Comments
     
There are no comments in this forum. Be first and add one

Featured Videos

Your JavaScript is turned off or you have an old version of Adobe's Flash Player. Get the latest Flash player.
Sudan School Becomes Target of Aerial Attacksi
X
December 19, 2014 12:45 AM
The school dropout rate is at an all-time high in Sudan's South Kordofan state because many schools have been destroyed during the three-year civil war between the government and SPLA-N rebel forces. Adam Bailes visited Sudan's Nuba Mountains' region and reports many children are simply too scared to go to school
Video

Video Sudan School Becomes Target of Aerial Attacks

The school dropout rate is at an all-time high in Sudan's South Kordofan state because many schools have been destroyed during the three-year civil war between the government and SPLA-N rebel forces. Adam Bailes visited Sudan's Nuba Mountains' region and reports many children are simply too scared to go to school
Video

Video VOA Reporter Tours Devastated Peshawar School

Islamist militants wearing military uniforms and strapped with explosives attacked a military run school Tuesday in the northwestern Pakistani city of Peshawar. At least 141 people were killed in the horrific attack, most of them young students. VOA reporter Ayaz Gul visited the devastated school and attended the funeral of the principal who courageously tried to save her students from the deadly attack.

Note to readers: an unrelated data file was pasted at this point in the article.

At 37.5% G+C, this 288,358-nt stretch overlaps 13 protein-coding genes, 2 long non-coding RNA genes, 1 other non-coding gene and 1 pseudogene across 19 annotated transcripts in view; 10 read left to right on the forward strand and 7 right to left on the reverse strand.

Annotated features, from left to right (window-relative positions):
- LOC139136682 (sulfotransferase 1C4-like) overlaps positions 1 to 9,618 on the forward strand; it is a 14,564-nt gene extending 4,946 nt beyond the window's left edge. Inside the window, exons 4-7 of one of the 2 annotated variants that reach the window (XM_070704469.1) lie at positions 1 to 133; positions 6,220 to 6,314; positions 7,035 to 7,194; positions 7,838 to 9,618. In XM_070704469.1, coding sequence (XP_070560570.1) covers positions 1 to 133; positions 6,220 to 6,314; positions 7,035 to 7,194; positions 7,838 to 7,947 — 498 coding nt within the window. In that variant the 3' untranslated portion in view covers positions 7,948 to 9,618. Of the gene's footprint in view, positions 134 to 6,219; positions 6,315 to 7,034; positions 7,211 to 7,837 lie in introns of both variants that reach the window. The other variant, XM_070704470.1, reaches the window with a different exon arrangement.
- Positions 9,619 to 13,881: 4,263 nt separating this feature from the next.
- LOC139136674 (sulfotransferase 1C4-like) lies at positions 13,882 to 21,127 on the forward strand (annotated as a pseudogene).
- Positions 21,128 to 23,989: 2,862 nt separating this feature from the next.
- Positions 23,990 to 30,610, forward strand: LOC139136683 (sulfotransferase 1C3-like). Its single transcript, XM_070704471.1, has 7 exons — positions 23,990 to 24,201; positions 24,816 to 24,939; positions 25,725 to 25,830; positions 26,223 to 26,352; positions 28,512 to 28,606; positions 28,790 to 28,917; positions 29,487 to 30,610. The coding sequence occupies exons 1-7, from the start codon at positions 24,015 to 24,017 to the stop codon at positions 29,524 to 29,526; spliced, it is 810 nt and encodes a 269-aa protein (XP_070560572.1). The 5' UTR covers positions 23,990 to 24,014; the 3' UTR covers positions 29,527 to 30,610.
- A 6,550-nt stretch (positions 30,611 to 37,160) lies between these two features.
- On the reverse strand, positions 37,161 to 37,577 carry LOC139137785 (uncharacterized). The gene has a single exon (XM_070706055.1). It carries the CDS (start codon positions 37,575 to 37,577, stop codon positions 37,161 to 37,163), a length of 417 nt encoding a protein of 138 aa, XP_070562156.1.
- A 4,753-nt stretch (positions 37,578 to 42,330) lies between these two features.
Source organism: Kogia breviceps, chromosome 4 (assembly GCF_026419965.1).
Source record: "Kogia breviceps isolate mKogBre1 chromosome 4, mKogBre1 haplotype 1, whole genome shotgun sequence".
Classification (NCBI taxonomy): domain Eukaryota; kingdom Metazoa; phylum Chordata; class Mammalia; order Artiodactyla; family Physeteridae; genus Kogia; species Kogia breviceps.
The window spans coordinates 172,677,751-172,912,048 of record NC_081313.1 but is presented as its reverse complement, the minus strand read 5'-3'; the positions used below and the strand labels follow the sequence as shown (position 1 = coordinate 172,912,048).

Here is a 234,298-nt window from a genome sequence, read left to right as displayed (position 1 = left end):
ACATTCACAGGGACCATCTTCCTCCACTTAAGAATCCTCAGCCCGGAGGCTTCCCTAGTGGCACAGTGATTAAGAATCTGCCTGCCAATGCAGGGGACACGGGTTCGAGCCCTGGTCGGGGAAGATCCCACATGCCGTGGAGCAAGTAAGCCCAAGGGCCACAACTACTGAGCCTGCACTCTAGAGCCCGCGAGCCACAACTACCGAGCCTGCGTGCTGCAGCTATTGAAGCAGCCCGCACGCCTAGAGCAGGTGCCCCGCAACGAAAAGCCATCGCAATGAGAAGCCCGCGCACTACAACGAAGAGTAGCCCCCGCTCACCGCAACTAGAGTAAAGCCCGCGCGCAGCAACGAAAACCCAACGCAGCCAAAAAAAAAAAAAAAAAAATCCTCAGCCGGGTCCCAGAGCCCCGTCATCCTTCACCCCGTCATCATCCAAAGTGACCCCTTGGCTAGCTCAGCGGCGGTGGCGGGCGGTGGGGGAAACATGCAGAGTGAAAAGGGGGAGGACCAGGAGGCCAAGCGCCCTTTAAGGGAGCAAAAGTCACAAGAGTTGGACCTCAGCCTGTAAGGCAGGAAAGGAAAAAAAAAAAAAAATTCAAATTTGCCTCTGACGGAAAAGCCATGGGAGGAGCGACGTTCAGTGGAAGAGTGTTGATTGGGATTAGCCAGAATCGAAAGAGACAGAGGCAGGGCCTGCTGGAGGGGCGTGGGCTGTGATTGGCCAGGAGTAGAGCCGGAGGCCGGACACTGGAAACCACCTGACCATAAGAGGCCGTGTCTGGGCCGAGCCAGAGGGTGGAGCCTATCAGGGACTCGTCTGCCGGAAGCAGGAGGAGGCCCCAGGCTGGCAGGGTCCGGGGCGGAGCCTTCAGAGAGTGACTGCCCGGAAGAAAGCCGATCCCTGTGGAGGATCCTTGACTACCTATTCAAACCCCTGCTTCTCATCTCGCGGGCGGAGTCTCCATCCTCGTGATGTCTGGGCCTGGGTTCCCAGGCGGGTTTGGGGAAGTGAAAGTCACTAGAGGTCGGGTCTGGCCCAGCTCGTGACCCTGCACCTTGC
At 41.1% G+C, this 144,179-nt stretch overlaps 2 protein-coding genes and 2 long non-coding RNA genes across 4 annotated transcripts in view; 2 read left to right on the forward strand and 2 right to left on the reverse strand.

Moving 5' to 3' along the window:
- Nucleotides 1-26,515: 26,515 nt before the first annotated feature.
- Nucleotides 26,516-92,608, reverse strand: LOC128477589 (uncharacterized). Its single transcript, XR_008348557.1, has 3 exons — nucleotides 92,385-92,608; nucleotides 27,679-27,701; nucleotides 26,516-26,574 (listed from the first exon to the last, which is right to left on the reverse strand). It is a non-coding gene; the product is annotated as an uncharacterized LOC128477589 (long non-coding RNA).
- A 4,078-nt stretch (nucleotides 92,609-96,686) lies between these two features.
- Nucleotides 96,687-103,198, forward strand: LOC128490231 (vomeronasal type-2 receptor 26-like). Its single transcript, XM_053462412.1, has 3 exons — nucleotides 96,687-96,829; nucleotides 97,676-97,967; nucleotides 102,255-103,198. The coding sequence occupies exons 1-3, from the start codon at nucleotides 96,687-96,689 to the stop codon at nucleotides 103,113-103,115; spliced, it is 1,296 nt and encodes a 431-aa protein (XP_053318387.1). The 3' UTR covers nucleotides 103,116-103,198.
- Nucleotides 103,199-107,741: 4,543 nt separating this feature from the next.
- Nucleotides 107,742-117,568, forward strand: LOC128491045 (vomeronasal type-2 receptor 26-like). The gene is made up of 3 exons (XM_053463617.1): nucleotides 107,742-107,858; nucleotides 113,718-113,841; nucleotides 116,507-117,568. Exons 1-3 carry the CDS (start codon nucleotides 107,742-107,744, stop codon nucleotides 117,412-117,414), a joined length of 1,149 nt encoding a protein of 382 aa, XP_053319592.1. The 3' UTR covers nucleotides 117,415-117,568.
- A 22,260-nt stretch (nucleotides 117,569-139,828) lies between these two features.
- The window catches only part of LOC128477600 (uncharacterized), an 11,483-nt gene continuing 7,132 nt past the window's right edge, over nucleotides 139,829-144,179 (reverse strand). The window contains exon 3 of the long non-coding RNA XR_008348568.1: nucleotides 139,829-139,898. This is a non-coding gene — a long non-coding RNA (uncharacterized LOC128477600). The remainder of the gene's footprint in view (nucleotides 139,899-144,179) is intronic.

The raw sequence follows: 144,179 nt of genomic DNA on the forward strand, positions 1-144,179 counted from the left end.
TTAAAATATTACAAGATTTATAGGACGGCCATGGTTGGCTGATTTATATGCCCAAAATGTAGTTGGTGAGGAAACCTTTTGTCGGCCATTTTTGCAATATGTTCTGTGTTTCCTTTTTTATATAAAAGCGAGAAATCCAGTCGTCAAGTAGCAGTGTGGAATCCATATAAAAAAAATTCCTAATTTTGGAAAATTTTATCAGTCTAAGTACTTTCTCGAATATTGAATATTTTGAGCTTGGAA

Video

Video Nigerians Fleeing Boko Haram Languish in Camp Near Capital

In its five-year effort to impose Islamic law in northeastern Nigeria, the Boko Haram extremist group has killed thousands of people and forced hundreds of thousands to flee. Some of those who ran for their lives now live in squalor on the edges of the capital, Abuja. Chris Stein reports for VOA.